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Life-saving Hodgkin lymphoma treatment now available on PBS

Participants of two Leukaemia Foundation surveys have helped inform the Pharmaceutical Benefits Advisory Committee of the benefits of brentuximab vedotin, a potentially life-saving treatment for Australians diagnosed with a form of Hodgkin lymphoma*, supporting its listing on the PBS from April 1.

The PBS listing of brentuximab vedotin gives individuals with a rare sub-type of Hodgkin lymphoma access to potentially life-saving treatments that previously cost between $7,400 and $16,100 for a course.

Committed to improving the lives of people living with blood cancer the Leukaemia Foundation presented comprehensive consumer submissions to assist the Pharmaceutical Benefits Advisory Committee in its consideration of the two applications for brentuximab vedotin.

The Leukaemia Foundation undertook two surveys, the first in 2015 and another in 2016, seeking quality of life information from people living with relapsed or refractory Hodgkin lymphoma with 69 respondents providing insights into the severe and debilitating impact their diagnosis, or that of a loved one, had had on their life, work and career.

They also highlighted the significant inequities in accessing the latest available treatment with some people provided with the treatment on compassionate grounds while others had to raise substantial funds.

Those who could access brentuximab vedotin reported less disruption to their lifestyle as a result of fewer side-effects, that the treatment offered a bridge to transplant and the chance to stay alive and survive Hodgkin lymphoma.

The Leukaemia Foundation of Australia said the decision to list brentuximab vedotin on the PBS is truly wonderful news for people living with Hodgkin lymphoma and ensure equal access to the life-saving treatment for all Australians who require it.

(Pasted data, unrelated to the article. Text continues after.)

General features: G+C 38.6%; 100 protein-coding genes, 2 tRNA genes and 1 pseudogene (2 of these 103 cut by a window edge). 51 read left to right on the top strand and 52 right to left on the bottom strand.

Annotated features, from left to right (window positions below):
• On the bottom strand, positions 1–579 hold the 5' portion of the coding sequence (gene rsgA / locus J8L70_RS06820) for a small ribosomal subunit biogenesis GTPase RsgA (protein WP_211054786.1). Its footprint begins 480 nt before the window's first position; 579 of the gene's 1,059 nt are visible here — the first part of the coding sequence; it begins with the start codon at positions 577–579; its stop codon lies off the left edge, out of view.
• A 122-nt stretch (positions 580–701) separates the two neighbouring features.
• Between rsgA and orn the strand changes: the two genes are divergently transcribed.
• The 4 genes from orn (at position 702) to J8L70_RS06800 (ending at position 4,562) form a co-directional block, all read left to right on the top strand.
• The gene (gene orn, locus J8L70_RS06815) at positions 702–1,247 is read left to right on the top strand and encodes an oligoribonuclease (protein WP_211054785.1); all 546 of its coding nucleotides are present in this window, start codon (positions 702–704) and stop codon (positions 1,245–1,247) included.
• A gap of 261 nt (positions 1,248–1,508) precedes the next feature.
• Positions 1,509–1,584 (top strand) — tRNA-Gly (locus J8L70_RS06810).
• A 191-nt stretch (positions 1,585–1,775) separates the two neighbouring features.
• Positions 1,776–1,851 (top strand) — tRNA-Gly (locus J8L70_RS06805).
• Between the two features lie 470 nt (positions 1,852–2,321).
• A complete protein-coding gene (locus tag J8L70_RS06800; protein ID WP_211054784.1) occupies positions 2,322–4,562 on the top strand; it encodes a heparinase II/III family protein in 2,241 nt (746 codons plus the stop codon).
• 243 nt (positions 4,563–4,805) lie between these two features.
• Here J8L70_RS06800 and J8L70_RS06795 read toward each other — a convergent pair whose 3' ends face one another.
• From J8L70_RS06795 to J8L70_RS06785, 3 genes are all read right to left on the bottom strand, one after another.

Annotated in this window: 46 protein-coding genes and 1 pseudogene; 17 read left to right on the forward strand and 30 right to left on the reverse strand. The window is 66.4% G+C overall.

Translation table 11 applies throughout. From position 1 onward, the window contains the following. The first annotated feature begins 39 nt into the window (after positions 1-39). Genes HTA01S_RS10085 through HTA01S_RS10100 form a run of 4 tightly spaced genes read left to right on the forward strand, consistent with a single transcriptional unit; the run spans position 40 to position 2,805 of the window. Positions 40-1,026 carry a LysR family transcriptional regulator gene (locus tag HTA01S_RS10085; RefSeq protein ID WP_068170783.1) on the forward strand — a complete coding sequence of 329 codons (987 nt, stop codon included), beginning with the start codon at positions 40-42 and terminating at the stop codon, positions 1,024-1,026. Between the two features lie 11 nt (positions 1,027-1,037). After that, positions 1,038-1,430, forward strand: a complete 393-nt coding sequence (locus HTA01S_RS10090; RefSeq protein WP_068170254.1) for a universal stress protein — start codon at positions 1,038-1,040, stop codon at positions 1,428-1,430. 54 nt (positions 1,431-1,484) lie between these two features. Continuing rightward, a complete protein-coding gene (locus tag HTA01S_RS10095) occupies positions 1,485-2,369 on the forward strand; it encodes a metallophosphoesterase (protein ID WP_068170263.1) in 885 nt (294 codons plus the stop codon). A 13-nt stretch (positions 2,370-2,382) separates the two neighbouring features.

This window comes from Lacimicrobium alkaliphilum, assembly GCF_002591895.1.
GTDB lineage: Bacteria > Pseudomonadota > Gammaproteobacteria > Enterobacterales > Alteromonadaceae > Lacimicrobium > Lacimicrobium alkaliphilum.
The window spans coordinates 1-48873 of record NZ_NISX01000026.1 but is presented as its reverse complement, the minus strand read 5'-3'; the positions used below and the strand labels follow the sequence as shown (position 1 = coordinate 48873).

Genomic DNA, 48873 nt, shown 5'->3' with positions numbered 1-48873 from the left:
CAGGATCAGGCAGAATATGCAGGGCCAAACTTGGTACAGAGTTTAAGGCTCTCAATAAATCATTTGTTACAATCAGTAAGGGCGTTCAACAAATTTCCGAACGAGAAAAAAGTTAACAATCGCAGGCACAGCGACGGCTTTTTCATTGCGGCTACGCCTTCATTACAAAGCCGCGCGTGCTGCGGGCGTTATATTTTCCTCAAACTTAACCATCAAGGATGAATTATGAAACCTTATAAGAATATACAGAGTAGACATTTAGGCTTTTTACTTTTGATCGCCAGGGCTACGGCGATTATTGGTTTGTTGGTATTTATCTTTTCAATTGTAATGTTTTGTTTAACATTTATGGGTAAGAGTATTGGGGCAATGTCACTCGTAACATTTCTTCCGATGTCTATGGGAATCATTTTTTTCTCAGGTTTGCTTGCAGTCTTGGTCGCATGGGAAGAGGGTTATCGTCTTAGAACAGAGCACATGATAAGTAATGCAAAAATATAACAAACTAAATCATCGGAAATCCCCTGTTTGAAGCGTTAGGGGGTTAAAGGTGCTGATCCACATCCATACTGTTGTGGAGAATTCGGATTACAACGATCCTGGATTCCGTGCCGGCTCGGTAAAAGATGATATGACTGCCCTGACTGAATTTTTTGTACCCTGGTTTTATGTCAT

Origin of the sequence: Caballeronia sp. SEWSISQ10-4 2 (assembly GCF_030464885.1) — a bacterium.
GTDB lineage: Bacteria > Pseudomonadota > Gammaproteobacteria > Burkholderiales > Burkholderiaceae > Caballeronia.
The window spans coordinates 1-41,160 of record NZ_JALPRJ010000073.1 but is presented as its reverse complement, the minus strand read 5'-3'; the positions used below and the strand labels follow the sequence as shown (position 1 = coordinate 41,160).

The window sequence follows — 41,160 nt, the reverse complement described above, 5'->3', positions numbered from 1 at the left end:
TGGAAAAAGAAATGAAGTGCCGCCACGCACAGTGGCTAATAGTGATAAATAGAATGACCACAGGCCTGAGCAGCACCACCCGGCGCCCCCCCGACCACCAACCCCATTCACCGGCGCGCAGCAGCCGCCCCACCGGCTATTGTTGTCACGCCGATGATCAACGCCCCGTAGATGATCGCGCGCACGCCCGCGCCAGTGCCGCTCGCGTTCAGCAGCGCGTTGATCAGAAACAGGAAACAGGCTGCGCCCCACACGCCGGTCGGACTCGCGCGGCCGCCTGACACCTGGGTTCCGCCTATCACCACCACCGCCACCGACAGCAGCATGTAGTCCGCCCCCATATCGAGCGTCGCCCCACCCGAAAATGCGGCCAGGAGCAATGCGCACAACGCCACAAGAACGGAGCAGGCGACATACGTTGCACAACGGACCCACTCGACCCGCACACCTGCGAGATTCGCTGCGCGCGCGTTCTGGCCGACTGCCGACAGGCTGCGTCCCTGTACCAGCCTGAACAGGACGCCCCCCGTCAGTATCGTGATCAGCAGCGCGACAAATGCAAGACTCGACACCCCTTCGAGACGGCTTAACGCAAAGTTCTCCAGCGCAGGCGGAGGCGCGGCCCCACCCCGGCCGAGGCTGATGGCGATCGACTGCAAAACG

“The PBS listing of brentuximab vedotin is wonderful news for people with Hodgkin lymphoma and this achievement demonstrates a successful united-front approach,” said a spokesperson.

“Together we can help elevate the vital needs of people impacted by a blood cancer diagnosis and achieve great outcomes for more Australian families.”

Each year in Australian, around 600 people are diagnosed with Hodgkin lymphoma and while it can occur at any age, it is most common in adolescents and young adults.

For many, a diagnosis of Hodgkin lymphoma impacts on every single aspect of their life and a life-saving treatment like brentuximab vedotin can become, quite literally, a matter of life or death.

Annamaria Gregorace of NSW was diagnosed with Hodgkin lymphoma at the age of 19. After chemotherapy and a stem cell transplant she enjoyed a couple of good years before relapsing in 2016. The Keynote 204 trial of brentuximab vedotin proved to be ‘the best treatment by a long shot’.

“I’m very excited to hear access to brentuimab vedotin has been expanded on the PBS,” said Annamaria.

“It proved to be such an easy treatment – and if it can work as well for others as it did for me – then this is a great result for people with Hodgkin lymphoma.”

For Jonathon Tarascio of Melbourne, Victoria, the whole experience of Hodgkin lymphoma has been ‘a rollercoaster ride” and an expensive one at that. Four cycles of brentuximab vedotin cost Jonathon (and his generous parents, extended family and friends) $42,000. It didn’t work but Jonathon is responding well to immunotherapy and he says it is important to keep trying and to be open to new therapies.

“The PBS listing of brentuximab vedotin not only gives Hodgkin lymphoma patients access to advanced treatments without financial limitations, but it also provides hope,” said Jonathon.

“Imagine, knowing there is a novel and relatively successful therapy available, but being denied access because it’s unaffordable.”

The Leukaemia Foundation is committed to improving the lives of people living with blood cancer and this is a great example of how collaboration is helping to make a real difference.

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*The listings are for the following two patient groups:
– patients with relapsed or refractory CD30 + Hodgkin lymphoma following autologous stem cell transplant (ASCT)
– patients with relapsed or refractory CD30 + Hodgkin lymphoma following at least two prior therapies when ASCT or multi-agent chemotherapy is not a treatment option.


Last updated on July 15th, 2022

Developed by the Leukaemia Foundation in consultation with people living with a blood cancer, Leukaemia Foundation support staff, haematology nursing staff and/or Australian clinical haematologists. This content is provided for information purposes only and we urge you to always seek advice from a registered health care professional for diagnosis, treatment and answers to your medical questions, including the suitability of a particular therapy, service, product or treatment in your circumstances. The Leukaemia Foundation shall not bear any liability for any person relying on the materials contained on this website.